Sony Pictures releases on Tuesday reached a $900 million cume for the year, and around Labor Day the studio will become only the second company to gross $1 billion domestically in a calendar year. It will reach that level faster than Buena Vista, which first hit that mark in 1995 and repeated last year. The first $1 billion crown occurred in early December ’95 and the Disney engine revved up a year later to hit that target during the first week of October.
The achievement is all the more remarkable considering that Sony (or Columbia prior to 1994) ranked sixth one year ago, and apart from a third-place finish in 1995 hasn’t placed in the top three in the past decade. The company, which got off to a fast start with “Jerry Maguire,” has led in market share since early 1997 and never relinquished the crown thanks to a string of B.O. performers that include “Absolute Power,” “Anaconda,” “The Fifth Element,” “My Best Friend’s Wedding,” “Men in Black” and the current “Air Force One.”
Currently leading the pack by $300 million, it’ll be all but impossible for any company to usurp its crown. That would make Sony the first company other than Buena Vista and Warner Bros. to wear the market share crown since Paramount’s win in 1987.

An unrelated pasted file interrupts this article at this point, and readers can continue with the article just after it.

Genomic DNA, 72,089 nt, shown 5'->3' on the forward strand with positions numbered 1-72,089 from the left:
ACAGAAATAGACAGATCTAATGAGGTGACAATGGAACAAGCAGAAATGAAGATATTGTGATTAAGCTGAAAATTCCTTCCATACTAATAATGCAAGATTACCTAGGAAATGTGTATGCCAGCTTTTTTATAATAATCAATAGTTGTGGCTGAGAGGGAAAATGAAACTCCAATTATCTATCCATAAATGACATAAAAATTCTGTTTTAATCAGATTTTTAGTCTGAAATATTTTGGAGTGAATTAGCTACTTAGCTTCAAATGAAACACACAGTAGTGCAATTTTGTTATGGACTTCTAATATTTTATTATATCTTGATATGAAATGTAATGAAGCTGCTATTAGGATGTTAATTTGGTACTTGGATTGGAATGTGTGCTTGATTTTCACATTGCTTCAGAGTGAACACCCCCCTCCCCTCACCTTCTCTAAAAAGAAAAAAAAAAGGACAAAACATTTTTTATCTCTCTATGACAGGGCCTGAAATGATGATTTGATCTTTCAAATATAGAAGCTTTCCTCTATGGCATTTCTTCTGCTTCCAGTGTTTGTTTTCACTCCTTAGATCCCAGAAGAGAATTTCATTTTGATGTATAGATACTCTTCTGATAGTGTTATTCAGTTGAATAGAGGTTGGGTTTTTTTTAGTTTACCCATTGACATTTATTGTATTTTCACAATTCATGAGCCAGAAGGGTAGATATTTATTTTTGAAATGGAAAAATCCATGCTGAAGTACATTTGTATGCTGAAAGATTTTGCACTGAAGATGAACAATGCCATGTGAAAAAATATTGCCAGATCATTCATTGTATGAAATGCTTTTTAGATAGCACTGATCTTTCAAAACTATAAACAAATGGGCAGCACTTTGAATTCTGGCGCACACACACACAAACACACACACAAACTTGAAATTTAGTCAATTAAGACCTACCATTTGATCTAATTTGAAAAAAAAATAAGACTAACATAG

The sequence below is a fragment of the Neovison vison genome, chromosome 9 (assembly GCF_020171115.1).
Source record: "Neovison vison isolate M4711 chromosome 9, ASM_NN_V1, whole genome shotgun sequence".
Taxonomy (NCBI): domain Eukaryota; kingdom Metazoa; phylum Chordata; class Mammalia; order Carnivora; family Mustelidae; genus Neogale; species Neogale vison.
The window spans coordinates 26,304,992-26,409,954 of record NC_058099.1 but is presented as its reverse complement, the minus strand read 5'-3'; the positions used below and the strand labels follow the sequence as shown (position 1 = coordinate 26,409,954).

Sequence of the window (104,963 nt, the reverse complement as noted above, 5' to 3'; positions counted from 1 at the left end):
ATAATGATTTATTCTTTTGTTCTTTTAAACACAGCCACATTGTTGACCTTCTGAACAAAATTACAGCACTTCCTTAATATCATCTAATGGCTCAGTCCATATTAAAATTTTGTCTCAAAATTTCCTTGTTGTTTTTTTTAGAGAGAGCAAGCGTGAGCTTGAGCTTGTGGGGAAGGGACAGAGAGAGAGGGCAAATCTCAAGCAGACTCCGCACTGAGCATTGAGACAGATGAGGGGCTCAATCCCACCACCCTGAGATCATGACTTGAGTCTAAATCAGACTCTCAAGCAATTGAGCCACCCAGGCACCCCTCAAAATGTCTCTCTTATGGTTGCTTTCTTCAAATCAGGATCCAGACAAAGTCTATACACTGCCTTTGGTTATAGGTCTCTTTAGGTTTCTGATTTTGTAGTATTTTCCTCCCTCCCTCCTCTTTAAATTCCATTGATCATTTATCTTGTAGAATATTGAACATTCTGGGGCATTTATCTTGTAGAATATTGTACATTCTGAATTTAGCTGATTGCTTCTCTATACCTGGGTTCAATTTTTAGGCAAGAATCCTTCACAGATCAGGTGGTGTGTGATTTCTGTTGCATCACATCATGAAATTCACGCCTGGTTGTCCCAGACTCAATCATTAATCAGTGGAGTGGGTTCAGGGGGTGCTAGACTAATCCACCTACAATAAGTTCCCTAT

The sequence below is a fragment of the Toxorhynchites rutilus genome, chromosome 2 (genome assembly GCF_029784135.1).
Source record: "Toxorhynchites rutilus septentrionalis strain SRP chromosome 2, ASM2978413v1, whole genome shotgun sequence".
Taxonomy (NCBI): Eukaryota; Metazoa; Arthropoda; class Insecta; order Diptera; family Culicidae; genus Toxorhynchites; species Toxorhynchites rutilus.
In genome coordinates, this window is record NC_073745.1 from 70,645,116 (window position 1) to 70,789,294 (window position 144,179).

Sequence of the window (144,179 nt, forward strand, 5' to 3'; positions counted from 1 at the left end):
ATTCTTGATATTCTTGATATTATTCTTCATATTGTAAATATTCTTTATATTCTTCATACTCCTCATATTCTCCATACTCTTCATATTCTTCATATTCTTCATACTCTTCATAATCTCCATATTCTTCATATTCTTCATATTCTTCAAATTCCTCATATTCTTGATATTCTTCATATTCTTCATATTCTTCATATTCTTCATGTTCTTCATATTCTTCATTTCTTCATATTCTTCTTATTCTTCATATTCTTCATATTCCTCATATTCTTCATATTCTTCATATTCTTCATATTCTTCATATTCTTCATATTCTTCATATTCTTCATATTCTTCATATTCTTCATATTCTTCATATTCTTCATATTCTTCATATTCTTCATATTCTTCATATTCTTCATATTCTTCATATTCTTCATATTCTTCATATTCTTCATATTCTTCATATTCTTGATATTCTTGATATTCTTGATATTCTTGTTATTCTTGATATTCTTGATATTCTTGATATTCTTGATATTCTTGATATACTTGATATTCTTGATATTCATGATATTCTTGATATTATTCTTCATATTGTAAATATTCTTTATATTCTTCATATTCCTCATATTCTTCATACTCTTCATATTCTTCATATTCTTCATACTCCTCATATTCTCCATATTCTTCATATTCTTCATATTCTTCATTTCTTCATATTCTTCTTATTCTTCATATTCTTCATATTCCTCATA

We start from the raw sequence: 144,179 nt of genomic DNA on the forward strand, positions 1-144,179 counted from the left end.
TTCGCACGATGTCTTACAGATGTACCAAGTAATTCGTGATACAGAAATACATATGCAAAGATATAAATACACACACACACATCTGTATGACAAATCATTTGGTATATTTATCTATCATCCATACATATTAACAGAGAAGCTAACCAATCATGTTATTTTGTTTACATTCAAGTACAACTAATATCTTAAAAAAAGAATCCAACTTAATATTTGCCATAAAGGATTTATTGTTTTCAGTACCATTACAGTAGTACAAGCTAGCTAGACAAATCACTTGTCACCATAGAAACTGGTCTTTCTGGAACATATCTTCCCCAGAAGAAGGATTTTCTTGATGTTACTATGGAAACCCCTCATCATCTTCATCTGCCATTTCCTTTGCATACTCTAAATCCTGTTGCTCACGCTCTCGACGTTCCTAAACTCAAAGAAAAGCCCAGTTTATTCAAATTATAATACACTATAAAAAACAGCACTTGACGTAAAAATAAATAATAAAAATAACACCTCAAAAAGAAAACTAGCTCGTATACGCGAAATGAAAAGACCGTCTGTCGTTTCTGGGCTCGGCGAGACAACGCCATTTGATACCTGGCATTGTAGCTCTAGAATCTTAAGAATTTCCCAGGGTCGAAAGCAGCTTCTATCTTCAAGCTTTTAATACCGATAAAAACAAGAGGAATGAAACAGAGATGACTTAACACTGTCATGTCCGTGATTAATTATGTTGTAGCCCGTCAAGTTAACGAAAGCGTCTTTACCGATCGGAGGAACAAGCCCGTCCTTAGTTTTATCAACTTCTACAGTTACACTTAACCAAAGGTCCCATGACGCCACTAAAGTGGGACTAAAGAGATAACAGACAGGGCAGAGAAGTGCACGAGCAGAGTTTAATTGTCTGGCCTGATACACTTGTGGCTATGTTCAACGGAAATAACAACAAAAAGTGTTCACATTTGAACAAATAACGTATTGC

Ironically, amid the joy of a fabulous turnaround, Sony faces the prospect of a reversal of fortune in 1998. Typical of transitions in top studio management, the changeover from Mark Canton to John Calley has resulted in a slowdown to assess projects in development and fewer greenlights. Currently, its pipeline looks steady thorough the first quarter of next year and light-to-erratic from that point forward.
The rest of the this year’s picture has seen Buena Vista and Warner Bros. — the traditional marketplace leaders — experience significant box office downturns while releasing roughly the same number of films during the first seven months. MGM, which also has been jangled by major management changes, saw its market share tumble from 7.2% to 0.8%. Conversely, Universal climbed from 11% to 13.5% on a third fewer releases.
Unquestionably the most improved player this year, Sony has seen its B.O. rise more than 150% compared with production and marketing boosts of between 20% to 25% on a comparable number of releases. Sony switched to firm terms on its releases in the early part of the year. However, exhibitors were guaranteed that in the first year of the policy, average aggregate rentals would not exceed those paid in 1996.